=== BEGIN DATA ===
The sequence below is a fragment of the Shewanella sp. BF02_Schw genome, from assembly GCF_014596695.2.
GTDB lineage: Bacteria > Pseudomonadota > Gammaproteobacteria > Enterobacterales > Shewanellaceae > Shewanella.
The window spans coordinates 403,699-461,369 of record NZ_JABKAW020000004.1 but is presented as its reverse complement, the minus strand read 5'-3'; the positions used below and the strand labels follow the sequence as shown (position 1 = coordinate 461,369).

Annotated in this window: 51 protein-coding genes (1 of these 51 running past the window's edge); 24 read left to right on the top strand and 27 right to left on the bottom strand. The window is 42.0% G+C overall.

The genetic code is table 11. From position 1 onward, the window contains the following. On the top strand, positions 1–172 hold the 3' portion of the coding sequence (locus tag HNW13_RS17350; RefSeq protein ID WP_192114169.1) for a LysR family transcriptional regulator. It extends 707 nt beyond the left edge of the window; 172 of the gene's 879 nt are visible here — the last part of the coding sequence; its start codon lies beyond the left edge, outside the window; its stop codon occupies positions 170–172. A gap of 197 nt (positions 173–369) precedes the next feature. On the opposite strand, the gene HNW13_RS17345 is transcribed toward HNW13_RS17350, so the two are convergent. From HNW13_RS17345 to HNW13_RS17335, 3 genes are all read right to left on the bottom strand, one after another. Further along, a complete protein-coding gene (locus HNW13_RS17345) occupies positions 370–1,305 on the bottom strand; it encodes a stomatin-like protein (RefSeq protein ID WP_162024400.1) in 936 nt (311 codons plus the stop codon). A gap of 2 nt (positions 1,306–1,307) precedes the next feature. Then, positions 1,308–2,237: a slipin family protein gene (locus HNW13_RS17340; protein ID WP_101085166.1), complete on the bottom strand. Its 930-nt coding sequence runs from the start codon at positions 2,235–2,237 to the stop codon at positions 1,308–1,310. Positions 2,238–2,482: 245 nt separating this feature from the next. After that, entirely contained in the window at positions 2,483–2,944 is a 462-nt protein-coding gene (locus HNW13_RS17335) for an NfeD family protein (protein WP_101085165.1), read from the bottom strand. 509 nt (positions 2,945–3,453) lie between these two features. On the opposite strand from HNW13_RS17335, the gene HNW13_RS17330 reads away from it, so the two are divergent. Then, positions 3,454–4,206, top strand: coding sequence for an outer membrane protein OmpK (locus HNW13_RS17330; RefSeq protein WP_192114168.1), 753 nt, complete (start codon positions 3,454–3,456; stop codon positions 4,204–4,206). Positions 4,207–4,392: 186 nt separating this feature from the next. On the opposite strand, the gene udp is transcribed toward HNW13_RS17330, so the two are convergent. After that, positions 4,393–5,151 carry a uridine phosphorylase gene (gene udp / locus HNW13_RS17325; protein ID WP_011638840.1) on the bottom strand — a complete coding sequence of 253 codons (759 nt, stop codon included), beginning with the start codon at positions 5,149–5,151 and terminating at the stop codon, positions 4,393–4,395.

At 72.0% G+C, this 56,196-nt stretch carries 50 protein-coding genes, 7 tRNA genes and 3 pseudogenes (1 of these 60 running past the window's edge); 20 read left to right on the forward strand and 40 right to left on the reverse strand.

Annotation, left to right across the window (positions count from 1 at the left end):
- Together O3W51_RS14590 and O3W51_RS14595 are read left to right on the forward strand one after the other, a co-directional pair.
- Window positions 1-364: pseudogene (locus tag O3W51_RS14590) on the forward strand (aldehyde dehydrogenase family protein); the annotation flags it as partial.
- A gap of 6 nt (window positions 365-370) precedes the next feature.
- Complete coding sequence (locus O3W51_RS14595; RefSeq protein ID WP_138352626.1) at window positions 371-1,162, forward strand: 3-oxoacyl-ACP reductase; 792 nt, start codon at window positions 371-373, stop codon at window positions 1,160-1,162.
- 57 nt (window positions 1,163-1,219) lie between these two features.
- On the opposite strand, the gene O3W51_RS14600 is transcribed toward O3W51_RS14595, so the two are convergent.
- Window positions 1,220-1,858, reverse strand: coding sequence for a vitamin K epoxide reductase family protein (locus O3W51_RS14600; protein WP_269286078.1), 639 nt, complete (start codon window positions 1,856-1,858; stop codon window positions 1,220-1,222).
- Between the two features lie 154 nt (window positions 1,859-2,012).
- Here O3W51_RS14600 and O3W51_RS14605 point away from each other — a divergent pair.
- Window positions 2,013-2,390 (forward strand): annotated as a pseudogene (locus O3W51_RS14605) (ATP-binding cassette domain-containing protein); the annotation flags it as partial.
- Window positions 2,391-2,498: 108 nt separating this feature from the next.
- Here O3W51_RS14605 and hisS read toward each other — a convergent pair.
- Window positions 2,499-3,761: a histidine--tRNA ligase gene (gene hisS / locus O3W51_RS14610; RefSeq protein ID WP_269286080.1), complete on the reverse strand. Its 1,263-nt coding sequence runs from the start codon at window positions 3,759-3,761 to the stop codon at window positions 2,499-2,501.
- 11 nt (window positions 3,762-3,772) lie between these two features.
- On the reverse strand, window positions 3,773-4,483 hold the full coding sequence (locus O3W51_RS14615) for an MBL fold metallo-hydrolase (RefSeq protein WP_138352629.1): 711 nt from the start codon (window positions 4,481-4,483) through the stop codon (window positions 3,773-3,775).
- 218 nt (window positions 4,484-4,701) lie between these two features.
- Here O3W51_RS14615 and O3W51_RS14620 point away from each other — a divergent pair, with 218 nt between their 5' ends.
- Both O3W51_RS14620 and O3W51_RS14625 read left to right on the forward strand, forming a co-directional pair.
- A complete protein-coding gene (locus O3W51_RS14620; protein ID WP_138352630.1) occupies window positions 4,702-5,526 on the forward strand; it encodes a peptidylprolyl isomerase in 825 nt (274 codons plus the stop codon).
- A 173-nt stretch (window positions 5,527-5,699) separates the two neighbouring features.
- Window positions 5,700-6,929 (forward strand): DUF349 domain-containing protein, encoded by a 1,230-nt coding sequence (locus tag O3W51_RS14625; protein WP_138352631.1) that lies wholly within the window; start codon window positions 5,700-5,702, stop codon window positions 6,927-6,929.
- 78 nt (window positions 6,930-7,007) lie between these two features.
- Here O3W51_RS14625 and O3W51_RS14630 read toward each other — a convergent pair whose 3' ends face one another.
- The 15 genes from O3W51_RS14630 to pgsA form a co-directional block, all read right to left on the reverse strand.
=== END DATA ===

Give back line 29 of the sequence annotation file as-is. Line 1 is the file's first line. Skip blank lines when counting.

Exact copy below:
- 78 nt (window positions 6,930-7,007) lie between these two features.